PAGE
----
Editor’s note: This column contains language that some readers may find offensive. 

As Black History Month ends, it’s worth turning to some of our earliest history here in Licking County for some hidden African American figures in plain sight, even if nameless in our written records. Evidence shows the African American residents were living here before white settlers put down roots.

We know there is “Native knowledge written on the land” in the shapes and enclosures of the Newark Earthworks, taking us back more than 2,000 years. Native Americans lived here from the retreat of the glaciers over 10,000 years ago, and on into the earliest written records, including modern tribal names like the Shawnee and Delaware describing some of the communities present in the 1700s.

Christopher Gist passed through Licking County in 1751 with a brief mention in his journal. 

The second formal written account marking our initial historical record is from the Rev. David Jones, a Baptist minister and missionary who would be pivotal in directing some of the first Euro-American settlers to the region after the end of the Revolutionary War.

But Chaplain Jones, as he would become better known later for his service under Gen. George Washington and Gen. Anthony Wayne at Valley Forge, came through what’s now Granville and Newark in 1773. In his account, “A journal of two visits made to some nations of Indians on the west side of the river Ohio in the years 1772 and 1773,” he notes on Feb. 10, 1773 that he and his traveling companion “came to the designed town, called Dan. Elleot’s wife’s; a man of that name was said to have here a (Native American woman) for his pretended wife.”

Already we have to sort out some of the Western assumptions around marriage, identity, and leadership. Gist’s record a generation earlier talks about the “White Woman,” whom we know from other accounts as Mary Harris, a colonial child taken in a raid on Deerfield, Massachusetts, in 1704 who becomes a clan leader in her own right near today’s Coshocton. “Dan. Elleot’s wife” is apparently a Shawnee woman who survived her common-law husband’s demise and was a community matriarch in 1773 somewhere between Granville and Newark on the north side of Raccoon Creek and the Licking River.

Jones goes on to say of the woman’s community, “This is a small town consisting of Delawares and Shawnannees. The chief is a Shawannee woman, who is esteemed very rich – she entertains travelers – there were four of us in company.”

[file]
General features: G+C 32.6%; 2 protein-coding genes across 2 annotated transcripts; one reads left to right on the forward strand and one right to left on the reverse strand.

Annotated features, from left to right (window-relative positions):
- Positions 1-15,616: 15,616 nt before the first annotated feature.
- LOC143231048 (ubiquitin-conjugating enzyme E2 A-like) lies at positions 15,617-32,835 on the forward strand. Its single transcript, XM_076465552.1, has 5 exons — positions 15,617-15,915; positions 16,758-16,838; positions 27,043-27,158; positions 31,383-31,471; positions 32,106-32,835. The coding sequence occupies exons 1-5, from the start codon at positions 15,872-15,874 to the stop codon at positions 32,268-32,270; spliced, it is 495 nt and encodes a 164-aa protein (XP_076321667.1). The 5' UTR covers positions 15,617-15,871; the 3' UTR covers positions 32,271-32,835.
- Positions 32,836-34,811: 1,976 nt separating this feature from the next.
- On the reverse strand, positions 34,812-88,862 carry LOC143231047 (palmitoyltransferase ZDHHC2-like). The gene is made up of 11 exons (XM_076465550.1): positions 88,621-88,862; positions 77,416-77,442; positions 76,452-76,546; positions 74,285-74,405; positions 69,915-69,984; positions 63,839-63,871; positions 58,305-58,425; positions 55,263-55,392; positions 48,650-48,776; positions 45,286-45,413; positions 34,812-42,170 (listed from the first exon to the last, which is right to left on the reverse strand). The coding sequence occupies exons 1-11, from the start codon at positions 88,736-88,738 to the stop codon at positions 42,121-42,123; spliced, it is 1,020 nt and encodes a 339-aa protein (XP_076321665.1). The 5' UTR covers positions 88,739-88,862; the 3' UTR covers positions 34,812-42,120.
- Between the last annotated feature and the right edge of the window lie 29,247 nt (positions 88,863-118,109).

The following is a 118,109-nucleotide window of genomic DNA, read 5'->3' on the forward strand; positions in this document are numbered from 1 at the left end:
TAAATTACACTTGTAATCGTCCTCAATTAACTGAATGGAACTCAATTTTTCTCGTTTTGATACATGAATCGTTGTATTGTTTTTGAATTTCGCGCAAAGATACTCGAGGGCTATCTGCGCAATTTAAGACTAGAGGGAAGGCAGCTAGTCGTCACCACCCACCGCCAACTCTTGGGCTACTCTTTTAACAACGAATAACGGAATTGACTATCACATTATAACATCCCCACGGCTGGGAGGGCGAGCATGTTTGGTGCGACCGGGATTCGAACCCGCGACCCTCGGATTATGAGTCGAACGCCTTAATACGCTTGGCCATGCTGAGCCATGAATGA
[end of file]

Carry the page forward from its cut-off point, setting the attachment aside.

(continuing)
Jones wrote that the African Americans living in that community were compelled to give up their living quarters, “which had a fire in the middle without any chimney,” and that the African Americans were “taken from Virginia in the last war, and now esteemed to be her property.

The “last war” would be the “French and Indian War” in North America, part of a wider colonial “Seven Years’ War” between Great Britain and France; the Shawnee and Delaware at this time largely took the side of the French, against the British, as a young George Washington would encounter at Fort Necessity and in Gen. Edward Braddock’s Defeat in 1754 and 1755. Somewhere in this frontier turmoil, it is likely escaped enslaved people made their way to the protection of the Shawnees, who were known to harbor such fugitives. The phrase “esteemed as her property” may be Jones’s assumption, but not the actual view of “Dan. Elleot’s wife.” 

Whatever their actual status in the community, these African Americans had a structure of their own, substantial enough to have a hearth within and to house four travelers. Jones and Duncan and their porters would travel on, but these quarters were a residence through that winter for “several negroes … from Virginia” who lived under the authority of a Shawnee woman who was a town leader, a chief in her own right.

This means that, before there were any so-called settlers – residents around a full cycle of the seasons, who were European American living in Licking County – there were African American residents here. Native Americans came first, no doubt, but “white people” as settlers came third, decades later. Before the white settlers arrived here around 1800 to plant crops and build their cabins, a community of African Americans was seen in 1773 living in the heart of Licking County – residents who were here for an unknown span of years, with a Shawnee woman as the first documented leader in this place.

We may never know their own names, but we can acknowledge that they lived here first.

Jones closes his comments on what we now know as Licking County by saying, “The country here appeared calculated for health, fertile and beautiful.” And so it is.

Jeff Gill is a pastor, a mediator and a freelance writer in Granville, Ohio.